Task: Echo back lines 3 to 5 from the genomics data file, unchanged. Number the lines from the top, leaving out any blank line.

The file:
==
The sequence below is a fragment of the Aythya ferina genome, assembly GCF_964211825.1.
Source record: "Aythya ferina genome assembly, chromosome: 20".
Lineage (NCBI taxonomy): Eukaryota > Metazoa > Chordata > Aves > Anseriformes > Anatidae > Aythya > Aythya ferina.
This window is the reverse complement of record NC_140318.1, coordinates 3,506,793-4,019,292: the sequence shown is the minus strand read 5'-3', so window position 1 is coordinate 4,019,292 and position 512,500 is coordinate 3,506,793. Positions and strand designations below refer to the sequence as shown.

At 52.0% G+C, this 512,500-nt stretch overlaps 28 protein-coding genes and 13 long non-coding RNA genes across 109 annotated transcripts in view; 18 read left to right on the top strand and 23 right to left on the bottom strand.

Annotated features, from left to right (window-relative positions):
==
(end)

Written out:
Lineage (NCBI taxonomy): Eukaryota > Metazoa > Chordata > Aves > Anseriformes > Anatidae > Aythya > Aythya ferina.
This window is the reverse complement of record NC_140318.1, coordinates 3,506,793-4,019,292: the sequence shown is the minus strand read 5'-3', so window position 1 is coordinate 4,019,292 and position 512,500 is coordinate 3,506,793. Positions and strand designations below refer to the sequence as shown.

At 52.0% G+C, this 512,500-nt stretch overlaps 28 protein-coding genes and 13 long non-coding RNA genes across 109 annotated transcripts in view; 18 read left to right on the top strand and 23 right to left on the bottom strand.